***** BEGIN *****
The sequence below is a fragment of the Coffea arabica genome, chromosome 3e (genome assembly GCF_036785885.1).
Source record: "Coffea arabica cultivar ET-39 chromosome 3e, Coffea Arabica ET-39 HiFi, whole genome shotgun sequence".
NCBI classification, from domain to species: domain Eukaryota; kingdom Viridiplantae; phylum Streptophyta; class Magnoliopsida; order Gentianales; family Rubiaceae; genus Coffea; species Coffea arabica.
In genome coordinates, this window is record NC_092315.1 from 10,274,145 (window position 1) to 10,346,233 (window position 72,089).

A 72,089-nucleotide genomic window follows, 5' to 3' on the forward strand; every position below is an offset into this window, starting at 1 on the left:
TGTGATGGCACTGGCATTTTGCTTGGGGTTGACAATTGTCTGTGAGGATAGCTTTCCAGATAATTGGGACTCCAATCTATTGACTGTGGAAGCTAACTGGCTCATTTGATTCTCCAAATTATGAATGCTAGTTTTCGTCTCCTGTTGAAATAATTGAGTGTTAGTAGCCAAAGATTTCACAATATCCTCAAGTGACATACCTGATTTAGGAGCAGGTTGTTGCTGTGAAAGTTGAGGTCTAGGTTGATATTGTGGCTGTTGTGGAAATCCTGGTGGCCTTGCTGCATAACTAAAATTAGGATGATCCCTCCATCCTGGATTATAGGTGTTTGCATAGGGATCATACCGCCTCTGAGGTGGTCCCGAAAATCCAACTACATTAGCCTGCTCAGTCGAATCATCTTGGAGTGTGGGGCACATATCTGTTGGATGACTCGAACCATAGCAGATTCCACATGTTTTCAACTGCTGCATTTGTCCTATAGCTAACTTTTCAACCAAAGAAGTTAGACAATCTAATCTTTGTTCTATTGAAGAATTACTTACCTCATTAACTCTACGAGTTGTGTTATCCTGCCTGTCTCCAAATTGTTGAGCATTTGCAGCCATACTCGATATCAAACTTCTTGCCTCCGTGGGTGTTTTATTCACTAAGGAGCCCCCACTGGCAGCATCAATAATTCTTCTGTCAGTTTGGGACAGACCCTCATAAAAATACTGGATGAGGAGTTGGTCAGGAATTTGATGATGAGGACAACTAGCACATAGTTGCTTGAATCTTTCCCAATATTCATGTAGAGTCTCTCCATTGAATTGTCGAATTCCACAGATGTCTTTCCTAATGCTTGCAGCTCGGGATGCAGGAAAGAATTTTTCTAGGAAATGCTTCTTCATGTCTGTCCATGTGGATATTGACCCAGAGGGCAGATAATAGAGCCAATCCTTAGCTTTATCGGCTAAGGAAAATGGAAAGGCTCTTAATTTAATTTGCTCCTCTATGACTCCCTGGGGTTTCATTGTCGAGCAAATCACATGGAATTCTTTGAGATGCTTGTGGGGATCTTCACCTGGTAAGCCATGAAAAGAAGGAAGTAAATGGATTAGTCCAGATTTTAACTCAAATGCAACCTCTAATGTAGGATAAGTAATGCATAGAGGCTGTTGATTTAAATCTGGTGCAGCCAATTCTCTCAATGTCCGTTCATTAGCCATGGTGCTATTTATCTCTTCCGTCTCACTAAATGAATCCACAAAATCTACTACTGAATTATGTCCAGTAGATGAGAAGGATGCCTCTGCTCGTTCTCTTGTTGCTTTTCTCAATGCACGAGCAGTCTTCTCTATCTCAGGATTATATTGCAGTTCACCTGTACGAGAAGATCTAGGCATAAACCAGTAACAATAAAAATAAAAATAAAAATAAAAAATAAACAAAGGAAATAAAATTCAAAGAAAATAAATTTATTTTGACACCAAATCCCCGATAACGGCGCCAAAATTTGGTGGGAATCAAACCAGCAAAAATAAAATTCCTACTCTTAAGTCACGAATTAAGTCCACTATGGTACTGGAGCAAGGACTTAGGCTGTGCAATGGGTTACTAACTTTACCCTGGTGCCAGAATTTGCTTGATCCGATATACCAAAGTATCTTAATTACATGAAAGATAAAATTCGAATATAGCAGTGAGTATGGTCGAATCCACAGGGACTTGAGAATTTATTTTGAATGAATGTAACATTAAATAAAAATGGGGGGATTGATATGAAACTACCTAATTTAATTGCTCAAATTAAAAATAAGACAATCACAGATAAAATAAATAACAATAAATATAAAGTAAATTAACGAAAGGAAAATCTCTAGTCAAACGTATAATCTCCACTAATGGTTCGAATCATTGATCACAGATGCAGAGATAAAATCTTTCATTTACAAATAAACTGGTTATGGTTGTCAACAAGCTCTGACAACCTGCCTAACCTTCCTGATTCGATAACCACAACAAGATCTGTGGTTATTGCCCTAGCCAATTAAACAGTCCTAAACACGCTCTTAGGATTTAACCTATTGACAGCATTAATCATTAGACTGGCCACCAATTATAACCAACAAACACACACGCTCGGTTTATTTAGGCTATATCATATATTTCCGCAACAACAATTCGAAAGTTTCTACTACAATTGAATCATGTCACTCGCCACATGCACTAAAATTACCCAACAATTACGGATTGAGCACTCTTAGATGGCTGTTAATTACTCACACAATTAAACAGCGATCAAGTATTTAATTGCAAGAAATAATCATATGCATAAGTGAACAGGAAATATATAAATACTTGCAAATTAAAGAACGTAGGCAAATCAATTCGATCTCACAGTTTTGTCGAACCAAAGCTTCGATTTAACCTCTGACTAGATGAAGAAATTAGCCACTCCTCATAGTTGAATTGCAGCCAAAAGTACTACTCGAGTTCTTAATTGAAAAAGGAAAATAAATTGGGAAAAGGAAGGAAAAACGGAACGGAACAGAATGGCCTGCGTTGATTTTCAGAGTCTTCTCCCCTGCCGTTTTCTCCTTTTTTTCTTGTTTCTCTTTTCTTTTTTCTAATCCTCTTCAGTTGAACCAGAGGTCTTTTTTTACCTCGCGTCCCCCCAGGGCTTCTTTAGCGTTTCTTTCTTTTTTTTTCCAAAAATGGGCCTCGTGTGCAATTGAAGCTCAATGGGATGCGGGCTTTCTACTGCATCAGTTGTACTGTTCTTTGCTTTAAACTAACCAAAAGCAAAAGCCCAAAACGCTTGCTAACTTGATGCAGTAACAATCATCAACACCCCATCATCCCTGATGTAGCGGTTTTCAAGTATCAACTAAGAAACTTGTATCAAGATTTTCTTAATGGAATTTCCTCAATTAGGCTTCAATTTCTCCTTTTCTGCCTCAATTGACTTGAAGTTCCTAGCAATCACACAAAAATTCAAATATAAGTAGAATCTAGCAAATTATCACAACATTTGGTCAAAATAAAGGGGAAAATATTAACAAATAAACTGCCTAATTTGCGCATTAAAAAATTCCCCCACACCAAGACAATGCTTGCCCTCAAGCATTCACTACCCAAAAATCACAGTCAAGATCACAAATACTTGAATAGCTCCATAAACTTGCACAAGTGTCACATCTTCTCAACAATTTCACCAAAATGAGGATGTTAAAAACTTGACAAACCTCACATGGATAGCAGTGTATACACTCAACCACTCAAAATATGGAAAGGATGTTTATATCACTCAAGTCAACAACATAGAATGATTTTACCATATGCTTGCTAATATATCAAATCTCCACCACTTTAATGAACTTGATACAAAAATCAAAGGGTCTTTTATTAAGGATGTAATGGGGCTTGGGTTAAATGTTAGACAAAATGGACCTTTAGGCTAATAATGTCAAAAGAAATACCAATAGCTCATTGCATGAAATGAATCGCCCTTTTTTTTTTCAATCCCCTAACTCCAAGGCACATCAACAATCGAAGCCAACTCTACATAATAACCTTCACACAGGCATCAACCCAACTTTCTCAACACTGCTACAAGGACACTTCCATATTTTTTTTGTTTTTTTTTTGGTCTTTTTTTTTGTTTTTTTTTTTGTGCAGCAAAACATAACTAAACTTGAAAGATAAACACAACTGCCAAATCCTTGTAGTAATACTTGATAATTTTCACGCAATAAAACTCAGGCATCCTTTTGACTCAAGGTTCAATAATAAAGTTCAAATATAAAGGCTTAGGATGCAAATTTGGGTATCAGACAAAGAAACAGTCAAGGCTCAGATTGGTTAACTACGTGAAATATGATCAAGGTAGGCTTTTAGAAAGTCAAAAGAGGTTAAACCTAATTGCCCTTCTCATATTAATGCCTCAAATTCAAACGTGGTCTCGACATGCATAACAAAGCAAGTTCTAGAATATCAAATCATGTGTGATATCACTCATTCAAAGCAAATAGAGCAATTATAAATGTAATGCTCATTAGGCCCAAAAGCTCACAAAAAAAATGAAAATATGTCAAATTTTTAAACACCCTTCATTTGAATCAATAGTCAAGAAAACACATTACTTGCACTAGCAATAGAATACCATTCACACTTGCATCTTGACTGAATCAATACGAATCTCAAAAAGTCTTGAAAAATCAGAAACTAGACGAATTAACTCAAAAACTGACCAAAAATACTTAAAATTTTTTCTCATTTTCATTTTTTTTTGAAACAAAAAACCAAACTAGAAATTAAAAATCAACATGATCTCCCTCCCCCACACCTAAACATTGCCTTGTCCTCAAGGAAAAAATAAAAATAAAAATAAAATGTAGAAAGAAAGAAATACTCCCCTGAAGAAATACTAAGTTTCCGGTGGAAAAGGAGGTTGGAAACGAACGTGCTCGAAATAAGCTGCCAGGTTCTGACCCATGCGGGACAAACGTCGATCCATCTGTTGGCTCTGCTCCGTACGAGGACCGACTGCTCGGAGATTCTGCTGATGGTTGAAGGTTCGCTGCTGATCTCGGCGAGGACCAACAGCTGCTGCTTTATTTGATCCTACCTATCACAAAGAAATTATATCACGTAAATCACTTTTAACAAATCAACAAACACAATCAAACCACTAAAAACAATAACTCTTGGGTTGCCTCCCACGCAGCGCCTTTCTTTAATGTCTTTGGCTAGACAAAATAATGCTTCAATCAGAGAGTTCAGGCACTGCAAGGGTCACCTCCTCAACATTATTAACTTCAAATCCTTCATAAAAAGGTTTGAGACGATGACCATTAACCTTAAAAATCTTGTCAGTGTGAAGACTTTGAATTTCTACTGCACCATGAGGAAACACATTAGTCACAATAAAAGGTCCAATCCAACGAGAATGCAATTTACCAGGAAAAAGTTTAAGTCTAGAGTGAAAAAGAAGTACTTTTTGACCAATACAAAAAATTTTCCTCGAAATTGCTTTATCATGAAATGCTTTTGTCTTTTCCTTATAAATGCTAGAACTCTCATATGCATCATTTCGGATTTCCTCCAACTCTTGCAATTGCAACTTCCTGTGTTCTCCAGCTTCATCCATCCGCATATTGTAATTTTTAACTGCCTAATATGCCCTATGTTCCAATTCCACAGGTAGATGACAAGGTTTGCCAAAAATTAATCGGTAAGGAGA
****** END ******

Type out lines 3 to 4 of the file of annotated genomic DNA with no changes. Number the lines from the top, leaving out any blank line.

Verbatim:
NCBI classification, from domain to species: domain Eukaryota; kingdom Viridiplantae; phylum Streptophyta; class Magnoliopsida; order Gentianales; family Rubiaceae; genus Coffea; species Coffea arabica.
In genome coordinates, this window is record NC_092315.1 from 10,274,145 (window position 1) to 10,346,233 (window position 72,089).